Bush’s legal team has responded aggressively to unsanctioned political efforts. When a supporter in Florida began running an unapproved radio ad in February touting Bush for president, he received a cease-and-desist letter from a Bush PAC lawyer.
The creation of a tax-exempt organization closely intertwined with Bush’s political operation suggests that voters may not have a complete picture of who will be financing the efforts to elect him president.
“We generally will know who the millionaires are chipping into the super PAC,” said Craig Holman, government affairs lobbyist for the group Public Citizen, which advocates for greater disclosure of political financing. “But this is going to be an avenue for dark money.”
Offering a tacit blessing to such an outfit could undermine Bush’s efforts to portray himself as a transparent, reform-minded leader. He has tried to bolster that image by publishing tens of thousands of e-mails that he sent from his personal account as governor.
Bush is not the first presidential contender to have an allied tax-exempt organization. A super PAC set up to back President Obama in 2012 had a smaller nonprofit arm, Priorities USA, that ended up giving most of its money away to groups such as Planned Parenthood and Hurricane Sandy relief efforts, according to tax documents. That nonprofit has been disbanded, but the super PAC, Priorities USA Action, is poised to support expected Democratic contender Hillary Rodham Clinton in the coming White House race.
Other likely Republican candidates — including former Arkansas governor Mike Huckabee, former Texas governor Rick Perry, Louisiana Gov. Bobby Jindal and former senator Rick Santorum (Pa.) — have their own allied nonprofits.
But Bush’s advisers appear to have gone much further by outsourcing a specific function to a tax-exempt group.
Such “social welfare” groups, formed under Section 501(c)(4) of the tax code, have proliferated in campaigns since the Supreme Court’s 2010 Citizens United decision, which allowed corporations and unions to spend money directly on politics.
The 2014 congressional elections saw a new iteration of such organizations: social welfare groups closely aligned with a single candidate. The most prominent example was the Kentucky Opportunity Coalition, a 501(c)(4) that reported spending more than $7.5 million on behalf of Senate Majority Leader Mitch McConnell (R). The group’s strategist, a Kentucky-based Republican operative named Scott Jennings, has joined Bush’s PAC and is expected to serve as his campaign’s political director.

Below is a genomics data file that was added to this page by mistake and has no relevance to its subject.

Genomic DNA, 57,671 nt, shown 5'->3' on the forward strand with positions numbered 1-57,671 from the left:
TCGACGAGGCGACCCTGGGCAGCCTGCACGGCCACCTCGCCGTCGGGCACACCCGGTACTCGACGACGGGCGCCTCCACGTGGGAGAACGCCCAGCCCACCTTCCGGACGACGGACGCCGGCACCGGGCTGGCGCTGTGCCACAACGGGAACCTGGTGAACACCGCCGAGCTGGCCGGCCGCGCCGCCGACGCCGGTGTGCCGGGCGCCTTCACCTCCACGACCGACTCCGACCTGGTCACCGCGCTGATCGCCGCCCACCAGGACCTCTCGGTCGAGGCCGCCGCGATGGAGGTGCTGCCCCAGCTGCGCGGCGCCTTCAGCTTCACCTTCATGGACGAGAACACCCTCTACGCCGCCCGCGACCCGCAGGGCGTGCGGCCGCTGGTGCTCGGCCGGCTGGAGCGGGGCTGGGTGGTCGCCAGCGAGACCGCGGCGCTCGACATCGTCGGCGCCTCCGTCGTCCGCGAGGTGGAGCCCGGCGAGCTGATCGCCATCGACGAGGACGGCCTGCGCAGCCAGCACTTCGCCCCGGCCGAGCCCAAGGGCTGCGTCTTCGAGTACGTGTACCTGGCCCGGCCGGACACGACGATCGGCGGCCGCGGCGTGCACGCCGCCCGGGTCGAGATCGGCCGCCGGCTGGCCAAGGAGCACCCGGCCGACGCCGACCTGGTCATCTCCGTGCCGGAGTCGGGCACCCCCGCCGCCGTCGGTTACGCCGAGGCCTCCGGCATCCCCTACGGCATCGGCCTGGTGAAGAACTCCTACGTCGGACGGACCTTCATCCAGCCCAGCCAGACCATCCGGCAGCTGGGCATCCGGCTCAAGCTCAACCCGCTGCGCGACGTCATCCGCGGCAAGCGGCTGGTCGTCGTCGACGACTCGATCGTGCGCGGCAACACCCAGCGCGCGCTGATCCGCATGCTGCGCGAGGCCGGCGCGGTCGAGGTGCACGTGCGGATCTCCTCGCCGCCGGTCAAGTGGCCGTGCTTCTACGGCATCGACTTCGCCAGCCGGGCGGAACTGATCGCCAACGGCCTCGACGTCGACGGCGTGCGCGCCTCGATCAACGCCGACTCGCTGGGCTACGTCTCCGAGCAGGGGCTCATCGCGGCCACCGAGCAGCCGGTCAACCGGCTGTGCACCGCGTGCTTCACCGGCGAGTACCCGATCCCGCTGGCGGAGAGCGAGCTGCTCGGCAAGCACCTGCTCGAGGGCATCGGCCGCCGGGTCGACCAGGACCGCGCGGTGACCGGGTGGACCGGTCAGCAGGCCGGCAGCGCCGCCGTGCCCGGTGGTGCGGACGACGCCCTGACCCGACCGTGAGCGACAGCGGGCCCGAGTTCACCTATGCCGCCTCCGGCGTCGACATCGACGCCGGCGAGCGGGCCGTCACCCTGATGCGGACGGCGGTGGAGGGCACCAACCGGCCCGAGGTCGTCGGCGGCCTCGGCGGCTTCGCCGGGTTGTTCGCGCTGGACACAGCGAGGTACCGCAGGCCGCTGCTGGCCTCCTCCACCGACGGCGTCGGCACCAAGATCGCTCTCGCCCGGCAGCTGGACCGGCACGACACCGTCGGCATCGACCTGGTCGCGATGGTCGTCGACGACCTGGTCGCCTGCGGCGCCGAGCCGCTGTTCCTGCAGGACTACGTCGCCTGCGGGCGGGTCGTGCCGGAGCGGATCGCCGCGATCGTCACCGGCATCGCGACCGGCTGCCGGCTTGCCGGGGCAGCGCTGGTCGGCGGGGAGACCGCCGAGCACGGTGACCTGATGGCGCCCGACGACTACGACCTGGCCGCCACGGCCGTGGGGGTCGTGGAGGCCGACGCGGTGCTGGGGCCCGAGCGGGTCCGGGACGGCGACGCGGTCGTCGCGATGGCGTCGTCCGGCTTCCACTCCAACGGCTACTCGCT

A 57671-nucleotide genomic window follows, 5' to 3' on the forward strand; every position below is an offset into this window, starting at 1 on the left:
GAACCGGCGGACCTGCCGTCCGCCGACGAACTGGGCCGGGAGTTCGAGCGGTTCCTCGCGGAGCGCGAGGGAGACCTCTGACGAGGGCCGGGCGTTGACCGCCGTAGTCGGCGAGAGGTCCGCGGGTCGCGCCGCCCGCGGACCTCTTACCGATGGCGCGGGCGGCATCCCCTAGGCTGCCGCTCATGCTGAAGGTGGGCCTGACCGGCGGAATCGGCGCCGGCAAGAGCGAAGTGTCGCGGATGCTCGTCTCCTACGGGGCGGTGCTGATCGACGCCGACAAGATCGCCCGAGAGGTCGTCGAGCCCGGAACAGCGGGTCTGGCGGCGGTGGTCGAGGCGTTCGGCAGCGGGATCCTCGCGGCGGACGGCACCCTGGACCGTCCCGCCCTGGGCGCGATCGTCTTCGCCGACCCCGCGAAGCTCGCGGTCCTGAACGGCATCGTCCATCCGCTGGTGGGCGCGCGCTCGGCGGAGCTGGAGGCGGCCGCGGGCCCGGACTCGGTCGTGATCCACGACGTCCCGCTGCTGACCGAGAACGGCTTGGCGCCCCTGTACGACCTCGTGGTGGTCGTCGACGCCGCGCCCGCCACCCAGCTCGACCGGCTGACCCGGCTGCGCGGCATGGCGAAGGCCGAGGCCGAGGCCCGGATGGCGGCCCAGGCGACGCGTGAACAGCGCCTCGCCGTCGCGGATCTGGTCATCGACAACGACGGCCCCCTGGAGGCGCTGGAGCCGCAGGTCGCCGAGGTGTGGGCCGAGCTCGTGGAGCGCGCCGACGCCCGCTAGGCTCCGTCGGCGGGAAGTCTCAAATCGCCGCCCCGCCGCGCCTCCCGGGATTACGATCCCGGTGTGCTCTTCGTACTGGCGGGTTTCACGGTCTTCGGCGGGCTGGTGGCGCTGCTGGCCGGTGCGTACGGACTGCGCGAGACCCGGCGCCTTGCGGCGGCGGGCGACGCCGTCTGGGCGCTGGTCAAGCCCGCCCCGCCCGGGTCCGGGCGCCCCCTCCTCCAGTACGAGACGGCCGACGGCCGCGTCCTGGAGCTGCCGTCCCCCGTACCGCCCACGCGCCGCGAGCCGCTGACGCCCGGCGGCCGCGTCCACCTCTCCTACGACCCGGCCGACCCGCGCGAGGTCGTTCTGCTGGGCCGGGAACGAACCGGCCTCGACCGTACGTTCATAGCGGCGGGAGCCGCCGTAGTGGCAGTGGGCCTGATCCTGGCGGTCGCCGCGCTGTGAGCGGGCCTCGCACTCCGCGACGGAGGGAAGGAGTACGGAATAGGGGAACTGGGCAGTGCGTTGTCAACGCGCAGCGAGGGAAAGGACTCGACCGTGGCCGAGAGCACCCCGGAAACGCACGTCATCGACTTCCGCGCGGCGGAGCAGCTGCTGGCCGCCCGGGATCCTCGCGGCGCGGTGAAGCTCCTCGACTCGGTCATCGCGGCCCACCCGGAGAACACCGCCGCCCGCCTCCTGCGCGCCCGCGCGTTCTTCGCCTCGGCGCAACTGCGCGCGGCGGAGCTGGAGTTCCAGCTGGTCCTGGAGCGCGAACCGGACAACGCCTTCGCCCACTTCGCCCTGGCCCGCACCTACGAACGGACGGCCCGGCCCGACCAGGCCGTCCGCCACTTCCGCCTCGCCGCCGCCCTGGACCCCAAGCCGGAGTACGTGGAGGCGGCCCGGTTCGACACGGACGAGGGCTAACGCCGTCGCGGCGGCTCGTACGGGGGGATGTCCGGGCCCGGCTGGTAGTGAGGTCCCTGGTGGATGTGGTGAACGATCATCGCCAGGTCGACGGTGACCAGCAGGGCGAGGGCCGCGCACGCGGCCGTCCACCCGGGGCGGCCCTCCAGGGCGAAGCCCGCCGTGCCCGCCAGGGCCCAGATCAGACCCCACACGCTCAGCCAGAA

Another top Bush strategist, election-law attorney Charlie Spies, helped set up a similar nonprofit in Oklahoma in 2014 that spent nearly $1.3 million on behalf of Senate candidate T.W. Shannon.
Campaign finance experts said the nonprofit will draw questions about whether Bush or his agent could be found to have established the group. That could violate the McCain-Feingold Act, which bans candidates from creating groups that raise money outside federal contribution limits.
If Bush effectively set up the group, “I have a hard time envisioning how the (c)(4) could operate lawfully,” said Paul S. Ryan, senior counsel at the Campaign Legal Center.
But Anthony Herman, a former general counsel of the FEC, said that if the group was set up carefully, it could skirt such legal questions.
“I am certain, with the level of sophistication of these political operatives, they will steer comfortably around the FEC,” Herman said. “It is very, very cleverly designed.”
The close proximity between prospective candidates such as Bush and groups that would function as their outside allies has alarmed advocates of stricter campaign finance regulation. On Tuesday, the Campaign Legal Center and Democracy 21 filed complaints with the FEC against Bush, Santorum, former Maryland governor Martin O’Malley (D) and Wisconsin Gov. Scott Walker (R), alleging that they have met the definition of a candidate and are violating contribution limits, among other rules.
As he has traveled the country in recent weeks to meet with Republicans, Bush has often begun his speeches by maintaining that he’s not officially a presidential candidate. But, he adds with a shrug, he is dwelling on the “possibility of considering the possibility of running.”